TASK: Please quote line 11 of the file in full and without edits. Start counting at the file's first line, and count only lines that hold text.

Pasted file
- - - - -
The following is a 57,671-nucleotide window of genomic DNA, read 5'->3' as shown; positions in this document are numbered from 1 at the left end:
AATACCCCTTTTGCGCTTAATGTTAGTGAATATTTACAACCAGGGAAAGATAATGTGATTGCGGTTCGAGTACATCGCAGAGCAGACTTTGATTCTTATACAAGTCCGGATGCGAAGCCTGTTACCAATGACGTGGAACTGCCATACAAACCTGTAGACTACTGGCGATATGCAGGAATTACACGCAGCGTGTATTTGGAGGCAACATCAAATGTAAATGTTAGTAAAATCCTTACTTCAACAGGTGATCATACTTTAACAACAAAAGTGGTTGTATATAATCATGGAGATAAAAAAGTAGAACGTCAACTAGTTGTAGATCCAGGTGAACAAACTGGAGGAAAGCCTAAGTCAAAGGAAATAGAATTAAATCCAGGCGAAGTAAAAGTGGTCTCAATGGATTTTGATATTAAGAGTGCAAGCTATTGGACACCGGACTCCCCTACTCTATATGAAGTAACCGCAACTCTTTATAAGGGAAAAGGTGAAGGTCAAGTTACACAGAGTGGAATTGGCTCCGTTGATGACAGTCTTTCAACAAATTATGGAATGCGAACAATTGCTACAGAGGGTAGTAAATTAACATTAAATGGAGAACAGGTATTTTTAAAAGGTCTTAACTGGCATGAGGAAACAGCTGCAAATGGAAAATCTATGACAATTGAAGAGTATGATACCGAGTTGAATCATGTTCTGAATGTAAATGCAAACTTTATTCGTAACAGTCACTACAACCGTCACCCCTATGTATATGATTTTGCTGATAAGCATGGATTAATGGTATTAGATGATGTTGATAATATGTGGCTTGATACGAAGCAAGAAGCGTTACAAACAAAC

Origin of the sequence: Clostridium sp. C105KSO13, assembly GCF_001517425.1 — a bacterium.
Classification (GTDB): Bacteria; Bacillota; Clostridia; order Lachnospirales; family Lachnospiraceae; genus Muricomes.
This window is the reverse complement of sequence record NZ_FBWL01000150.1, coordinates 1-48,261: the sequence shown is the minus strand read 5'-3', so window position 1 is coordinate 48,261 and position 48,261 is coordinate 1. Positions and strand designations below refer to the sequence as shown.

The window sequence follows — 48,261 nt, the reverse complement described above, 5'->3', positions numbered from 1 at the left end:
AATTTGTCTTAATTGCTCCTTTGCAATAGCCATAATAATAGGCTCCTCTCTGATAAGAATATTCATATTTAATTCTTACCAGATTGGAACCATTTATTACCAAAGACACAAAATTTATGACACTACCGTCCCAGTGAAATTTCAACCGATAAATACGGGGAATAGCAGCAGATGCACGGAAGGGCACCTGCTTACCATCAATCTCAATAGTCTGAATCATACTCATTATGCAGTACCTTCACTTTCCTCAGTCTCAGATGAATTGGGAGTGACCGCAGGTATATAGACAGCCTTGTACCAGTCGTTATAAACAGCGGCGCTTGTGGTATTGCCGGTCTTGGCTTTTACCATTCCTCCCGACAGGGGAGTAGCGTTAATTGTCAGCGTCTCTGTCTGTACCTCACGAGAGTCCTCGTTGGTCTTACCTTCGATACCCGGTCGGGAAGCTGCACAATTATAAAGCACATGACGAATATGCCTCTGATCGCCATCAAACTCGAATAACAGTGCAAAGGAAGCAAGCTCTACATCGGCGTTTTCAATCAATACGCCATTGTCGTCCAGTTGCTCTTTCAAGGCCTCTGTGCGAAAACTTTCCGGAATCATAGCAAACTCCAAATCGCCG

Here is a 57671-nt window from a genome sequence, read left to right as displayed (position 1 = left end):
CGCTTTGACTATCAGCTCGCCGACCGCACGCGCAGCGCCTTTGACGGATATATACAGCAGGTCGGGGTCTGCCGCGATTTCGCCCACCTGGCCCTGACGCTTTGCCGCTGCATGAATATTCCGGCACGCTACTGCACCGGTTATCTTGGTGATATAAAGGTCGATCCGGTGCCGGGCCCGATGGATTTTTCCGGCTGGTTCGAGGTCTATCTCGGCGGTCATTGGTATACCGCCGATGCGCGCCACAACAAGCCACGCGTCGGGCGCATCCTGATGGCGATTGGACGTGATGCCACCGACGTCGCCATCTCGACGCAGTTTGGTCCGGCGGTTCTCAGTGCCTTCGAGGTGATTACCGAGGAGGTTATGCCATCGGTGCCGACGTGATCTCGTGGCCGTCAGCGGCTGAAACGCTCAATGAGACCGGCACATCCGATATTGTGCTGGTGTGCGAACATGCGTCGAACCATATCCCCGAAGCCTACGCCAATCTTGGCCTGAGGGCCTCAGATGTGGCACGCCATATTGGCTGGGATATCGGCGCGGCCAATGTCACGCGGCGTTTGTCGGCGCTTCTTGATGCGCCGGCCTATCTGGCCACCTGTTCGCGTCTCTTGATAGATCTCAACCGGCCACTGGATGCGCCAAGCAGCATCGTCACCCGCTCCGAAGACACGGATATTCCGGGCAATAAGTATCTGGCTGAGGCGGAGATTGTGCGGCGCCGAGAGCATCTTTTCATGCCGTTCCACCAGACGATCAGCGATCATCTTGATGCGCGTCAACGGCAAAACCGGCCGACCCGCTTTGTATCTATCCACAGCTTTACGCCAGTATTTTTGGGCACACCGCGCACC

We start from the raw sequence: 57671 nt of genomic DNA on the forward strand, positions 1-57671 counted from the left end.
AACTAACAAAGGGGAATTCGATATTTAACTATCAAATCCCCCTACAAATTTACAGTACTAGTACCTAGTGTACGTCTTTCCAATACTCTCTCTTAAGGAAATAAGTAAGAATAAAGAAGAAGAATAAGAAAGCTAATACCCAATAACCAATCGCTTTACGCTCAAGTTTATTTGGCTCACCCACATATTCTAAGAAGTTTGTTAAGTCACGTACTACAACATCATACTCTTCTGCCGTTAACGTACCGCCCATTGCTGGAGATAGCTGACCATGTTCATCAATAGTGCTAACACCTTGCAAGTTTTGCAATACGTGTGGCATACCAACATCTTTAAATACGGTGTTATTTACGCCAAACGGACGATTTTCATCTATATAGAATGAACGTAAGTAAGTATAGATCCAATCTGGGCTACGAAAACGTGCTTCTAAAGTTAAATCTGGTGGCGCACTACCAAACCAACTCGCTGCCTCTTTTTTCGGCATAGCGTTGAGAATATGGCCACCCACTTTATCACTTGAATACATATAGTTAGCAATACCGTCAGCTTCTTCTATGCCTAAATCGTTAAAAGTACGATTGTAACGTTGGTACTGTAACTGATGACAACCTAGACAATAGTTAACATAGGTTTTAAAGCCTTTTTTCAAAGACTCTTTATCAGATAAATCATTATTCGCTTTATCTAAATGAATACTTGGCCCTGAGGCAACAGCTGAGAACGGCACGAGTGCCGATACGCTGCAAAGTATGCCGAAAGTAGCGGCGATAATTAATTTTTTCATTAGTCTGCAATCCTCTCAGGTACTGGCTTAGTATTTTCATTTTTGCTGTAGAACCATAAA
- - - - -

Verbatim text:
AACTAACAAAGGGGAATTCGATATTTAACTATCAAATCCCCCTACAAATTTACAGTACTAGTACCTAGTGTACGTCTTTCCAATACTCTCTCTTAAGGAAATAAGTAAGAATAAAGAAGAAGAATAAGAAAGCTAATACCCAATAACCAATCGCTTTACGCTCAAGTTTATTTGGCTCACCCACATATTCTAAGAAGTTTGTTAAGTCACGTACTACAACATCATACTCTTCTGCCGTTAACGTACCGCCCATTGCTGGAGATAGCTGACCATGTTCATCAATAGTGCTAACACCTTGCAAGTTTTGCAATACGTGTGGCATACCAACATCTTTAAATACGGTGTTATTTACGCCAAACGGACGATTTTCATCTATATAGAATGAACGTAAGTAAGTATAGATCCAATCTGGGCTACGAAAACGTGCTTCTAAAGTTAAATCTGGTGGCGCACTACCAAACCAACTCGCTGCCTCTTTTTTCGGCATAGCGTTGAGAATATGGCCACCCACTTTATCACTTGAATACATATAGTTAGCAATACCGTCAGCTTCTTCTATGCCTAAATCGTTAAAAGTACGATTGTAACGTTGGTACTGTAACTGATGACAACCTAGACAATAGTTAACATAGGTTTTAAAGCCTTTTTTCAAAGACTCTTTATCAGATAAATCATTATTCGCTTTATCTAAATGAATACTTGGCCCTGAGGCAACAGCTGAGAACGGCACGAGTGCCGATACGCTGCAAAGTATGCCGAAAGTAGCGGCGATAATTAATTTTTTCATTAGTCTGCAATCCTCTCAGGTACTGGCTTAGTATTTTCATTTTTGCTGTAGAACCATAAA